Colonoscopy is recommended following the diagnosis of diverticulitis to identify potential colorectal cancer (CRC), given the high prevalence of CRC following the diagnosis of diverticulitis, according to study results published in Gastrointestinal Endoscopy.
Diverticulitis is a common adverse event, occurring in anywhere between 5% and 25% of patients with diverticula. Clinical guidelines suggest that colonoscopy be performed in patients with first-episode acute diverticulitis or with no history of colonoscopy; however, the efficacy of this testing has remained uncertain. Most patients with diverticulitis have uncomplicated disease, with complicated cases at higher risk for neoplasia. The objective of this study was to examine the incidence of advanced adenoma (AA) and CRC in patients with a diagnosis of diverticulitis compared with patients undergoing a screening colonoscopy.
In this study, researchers performed a retrospective analysis of 978 patients at 2 University of Pittsburgh Medical Center (UPMC) hospitals with confirmed acute diverticulitis. Gastrointestinal surgery, colonoscopy, and pathology reports for AA and CRC diagnoses were reviewed and evaluated, and all patients were followed for at least 2 years. Researchers compared the incidence of AA and CRC in this cohort with that observed in historical controls using data from meta-analysis of 68,324 patients who received screening colonoscopy and 28,573 patients who received colonoscopy exams at UPMC between 2013 and 2015.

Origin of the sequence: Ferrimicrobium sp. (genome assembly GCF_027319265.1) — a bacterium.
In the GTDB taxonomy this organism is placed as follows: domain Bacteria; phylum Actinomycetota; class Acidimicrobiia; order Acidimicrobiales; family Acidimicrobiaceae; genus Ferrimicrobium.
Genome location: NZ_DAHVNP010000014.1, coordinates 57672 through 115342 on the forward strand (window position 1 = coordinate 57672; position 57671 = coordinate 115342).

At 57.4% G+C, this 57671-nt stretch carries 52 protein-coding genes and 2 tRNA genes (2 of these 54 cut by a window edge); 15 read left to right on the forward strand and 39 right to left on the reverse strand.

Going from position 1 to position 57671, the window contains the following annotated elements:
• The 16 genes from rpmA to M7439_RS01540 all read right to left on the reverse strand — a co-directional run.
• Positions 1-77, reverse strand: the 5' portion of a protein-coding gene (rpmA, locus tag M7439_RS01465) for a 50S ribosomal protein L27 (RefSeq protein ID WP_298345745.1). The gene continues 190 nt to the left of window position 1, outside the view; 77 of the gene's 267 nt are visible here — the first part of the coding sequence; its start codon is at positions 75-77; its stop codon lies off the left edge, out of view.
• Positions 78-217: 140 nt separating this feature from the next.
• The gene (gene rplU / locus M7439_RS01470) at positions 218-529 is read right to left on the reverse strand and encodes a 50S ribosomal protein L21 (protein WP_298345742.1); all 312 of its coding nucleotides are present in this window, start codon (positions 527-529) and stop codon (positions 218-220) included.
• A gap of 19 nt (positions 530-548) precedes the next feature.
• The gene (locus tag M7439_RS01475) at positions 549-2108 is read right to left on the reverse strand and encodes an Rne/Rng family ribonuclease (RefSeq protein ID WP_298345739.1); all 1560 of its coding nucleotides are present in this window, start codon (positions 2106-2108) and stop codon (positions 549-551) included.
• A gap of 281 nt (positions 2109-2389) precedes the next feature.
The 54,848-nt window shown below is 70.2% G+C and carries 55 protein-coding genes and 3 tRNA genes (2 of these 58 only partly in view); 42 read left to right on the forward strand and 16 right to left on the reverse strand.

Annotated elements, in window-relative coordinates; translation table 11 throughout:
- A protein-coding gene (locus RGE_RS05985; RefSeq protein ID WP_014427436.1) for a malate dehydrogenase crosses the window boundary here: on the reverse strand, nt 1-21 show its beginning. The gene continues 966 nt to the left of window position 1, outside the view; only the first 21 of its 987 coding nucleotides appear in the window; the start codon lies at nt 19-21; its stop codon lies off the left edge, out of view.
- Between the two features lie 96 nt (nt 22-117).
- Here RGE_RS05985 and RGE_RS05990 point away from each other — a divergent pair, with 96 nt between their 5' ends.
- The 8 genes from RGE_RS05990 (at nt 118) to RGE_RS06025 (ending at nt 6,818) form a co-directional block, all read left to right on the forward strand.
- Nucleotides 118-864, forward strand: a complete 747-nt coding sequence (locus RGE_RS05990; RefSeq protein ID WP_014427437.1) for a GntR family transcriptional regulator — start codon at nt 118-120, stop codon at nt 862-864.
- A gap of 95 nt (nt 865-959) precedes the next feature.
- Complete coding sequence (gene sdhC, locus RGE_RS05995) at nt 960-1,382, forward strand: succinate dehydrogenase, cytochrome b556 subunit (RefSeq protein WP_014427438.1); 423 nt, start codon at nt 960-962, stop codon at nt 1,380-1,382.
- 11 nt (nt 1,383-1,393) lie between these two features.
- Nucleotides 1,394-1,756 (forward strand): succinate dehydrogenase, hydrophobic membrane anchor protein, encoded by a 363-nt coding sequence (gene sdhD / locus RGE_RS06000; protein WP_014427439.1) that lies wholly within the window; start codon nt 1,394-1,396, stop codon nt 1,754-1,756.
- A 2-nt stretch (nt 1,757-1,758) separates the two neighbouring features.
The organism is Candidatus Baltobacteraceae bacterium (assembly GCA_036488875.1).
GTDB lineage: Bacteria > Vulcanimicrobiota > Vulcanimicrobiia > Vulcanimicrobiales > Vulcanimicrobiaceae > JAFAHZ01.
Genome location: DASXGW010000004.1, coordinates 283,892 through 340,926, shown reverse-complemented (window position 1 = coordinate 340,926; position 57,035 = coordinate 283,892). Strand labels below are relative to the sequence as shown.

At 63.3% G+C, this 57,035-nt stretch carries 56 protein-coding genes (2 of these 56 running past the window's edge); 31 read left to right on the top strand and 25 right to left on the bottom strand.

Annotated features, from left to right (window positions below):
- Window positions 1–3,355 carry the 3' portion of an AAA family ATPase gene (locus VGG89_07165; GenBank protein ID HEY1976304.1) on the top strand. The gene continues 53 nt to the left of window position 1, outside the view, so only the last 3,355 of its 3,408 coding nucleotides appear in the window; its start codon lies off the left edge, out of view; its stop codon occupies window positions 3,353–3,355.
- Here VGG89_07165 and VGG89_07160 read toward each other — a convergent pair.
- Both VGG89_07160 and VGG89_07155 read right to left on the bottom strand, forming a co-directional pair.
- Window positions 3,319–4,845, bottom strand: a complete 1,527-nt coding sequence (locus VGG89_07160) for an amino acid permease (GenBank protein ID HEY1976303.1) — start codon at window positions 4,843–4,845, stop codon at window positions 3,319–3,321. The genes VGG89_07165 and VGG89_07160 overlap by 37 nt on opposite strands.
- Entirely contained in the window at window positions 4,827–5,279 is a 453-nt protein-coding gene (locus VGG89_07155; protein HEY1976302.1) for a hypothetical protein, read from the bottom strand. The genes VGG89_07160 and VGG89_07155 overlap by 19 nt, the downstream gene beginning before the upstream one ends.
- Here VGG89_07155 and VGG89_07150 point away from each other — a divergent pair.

Results revealed that among the 978 patients with diverticulitis, 474 (48.5%) had at least 1 colonoscopy or gastrointestinal surgery through follow-up to April 2015. There were 19 patients diagnosed with AA (4%) and 13 patients diagnosed with CRC (2.7%). The AA rate in this cohort was similar to the AA rate in the meta-analysis (5%, P =.39) but lower than the AA rate at UPMC (7.7%, P =.003). The CRC rate was significantly higher in this cohort (P <.0001) compared with the CRC rates in the meta-analysis and at UPMC (0.8% and 0.3%, respectively). The incidence of AA or CRC in patients with complicated diverticulitis (10/141, 7.1%) did not differ significantly (P = 0.85) from the incidence of AA or CRC in patients with uncomplicated diverticulitis (22/332, 6.6%).
This study had several limitations. First, this was a retrospective study of medical records at a single institution and the institution is a quaternary care center, meaning its patient population may represent a higher number of complicated cases. This may have inflated the findings of CRC compared with that of the general population; also, a large portion of the cohort did not receive a follow-up procedure to detect for neoplasia. Additionally, researchers did not consider other factors that may have affected the incidence of CRC in the cohort, such as family history of CRC and comorbidities.
The study researchers concluded that the rate of CRC after diverticulitis is significantly higher than the rate observed at screening colonoscopy, regardless of whether the disease is complicated, and that colonoscopy should be performed following diverticulitis diagnosis.
Tehranian S, Klinge M, Saul M, Morris M, Diergaarde B, Schoen RE. Prevalence of colorectal cancer and advanced adenoma in patients with acute diverticulitis: implications for follow-up colonoscopy [published online September 12, 2019]. Gastrointest Endosc. doi: 10.1016/j.gie.2019.08.044